There are basically two ways tumor blood vessels can be targeted. The first is to inhibit the tumor from initiating the angiogenic process. This can be achieved theoretically by interfering with delivery or export of angiogenic stimuli, using antibodies that inhibit or inactivate angiogenic factors after their release, or using Inhibitors of receptor activity, tumor invasion or endothelial cell proliferation. Inhibiting the formation of neo-vascularization will only really help in the prevention of tumor metastasis after definitive therapy against the tumor has been used, or for stabilization of tumor size. They must be given continuously and they will never cause regression of tumor. Preferentially destroying established tumor blood vasculature would bring about more profound effects in established tumors. Agents known as vascular disrupting agents (VDA’s) are designed to induce rapid and selective vascular shutdown in tumors. They are given only intermittently. Two categories include biologics and small molecules. Biologics are antibodies or peptides that deliver toxins and pro-coagulant and pro-apoptotic effectors to tumor endothelium. VEGF (vascular endothelial growth factor) is often targeted as the determinant we want our antibody to find, but there are many others currently being studied as well. Small molecules are agents that exploit known differences between tumor and normal endothelium to induce severe vascular dysfunction. No drugs have yet cleared the FDA that target tumor vasculature but clinical trials alone and in conjunction with chemotherapy or radiation therapy are ongoing. Thalidomide is known to be a theoretical anti-angiogenic drug and this is partly why it caused the birth defects it did.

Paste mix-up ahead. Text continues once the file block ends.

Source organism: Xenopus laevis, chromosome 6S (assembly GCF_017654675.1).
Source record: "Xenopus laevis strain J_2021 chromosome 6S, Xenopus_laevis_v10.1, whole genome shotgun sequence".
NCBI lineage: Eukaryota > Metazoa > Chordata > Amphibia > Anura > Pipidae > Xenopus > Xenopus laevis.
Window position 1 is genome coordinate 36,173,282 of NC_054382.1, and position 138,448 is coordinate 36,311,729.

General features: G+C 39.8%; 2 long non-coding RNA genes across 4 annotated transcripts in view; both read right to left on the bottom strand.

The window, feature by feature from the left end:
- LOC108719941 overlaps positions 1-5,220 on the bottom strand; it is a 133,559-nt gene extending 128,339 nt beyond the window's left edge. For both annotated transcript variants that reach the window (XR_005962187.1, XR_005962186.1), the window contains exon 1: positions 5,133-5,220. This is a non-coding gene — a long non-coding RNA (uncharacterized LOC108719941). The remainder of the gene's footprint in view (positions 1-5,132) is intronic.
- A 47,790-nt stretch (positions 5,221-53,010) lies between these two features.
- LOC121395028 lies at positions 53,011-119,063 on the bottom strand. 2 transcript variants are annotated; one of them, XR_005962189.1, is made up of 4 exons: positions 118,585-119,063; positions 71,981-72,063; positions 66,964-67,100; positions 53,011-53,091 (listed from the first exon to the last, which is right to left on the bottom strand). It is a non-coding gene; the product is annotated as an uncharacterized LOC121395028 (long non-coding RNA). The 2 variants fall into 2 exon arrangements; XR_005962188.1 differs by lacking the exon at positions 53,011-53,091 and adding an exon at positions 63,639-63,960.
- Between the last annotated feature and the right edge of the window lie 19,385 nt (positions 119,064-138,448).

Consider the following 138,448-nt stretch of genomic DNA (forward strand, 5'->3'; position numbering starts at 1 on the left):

Apoptosis equals programmed cell death. Cells do not live forever (or else we would all be immortal) and they must die at an appropriate time to allow for the normal function of the entire individual. Evasion of apoptosis is an obvious necessity for continued tumor growth. It is not yet known if this will be a valid cancer therapy site but researchers continue to be hopeful. Apoptosis is activated by two pathways, intrinsic (in the mitochondria or the cells power house), and extrinsic (via receptors on the outside of the cell). The intrinsic pathway is affected by conventional therapies but, mutations in the pathway commonly occur, rendering tumors resistant to conventional therapies. The extrinsic (receptors) pathway may provide a target for novel therapies that can circumvent resistance problems. The TNFa (tumor necrosis factor alpha) receptor family- most specifically the TRAIL receptor family is receiving the most attention.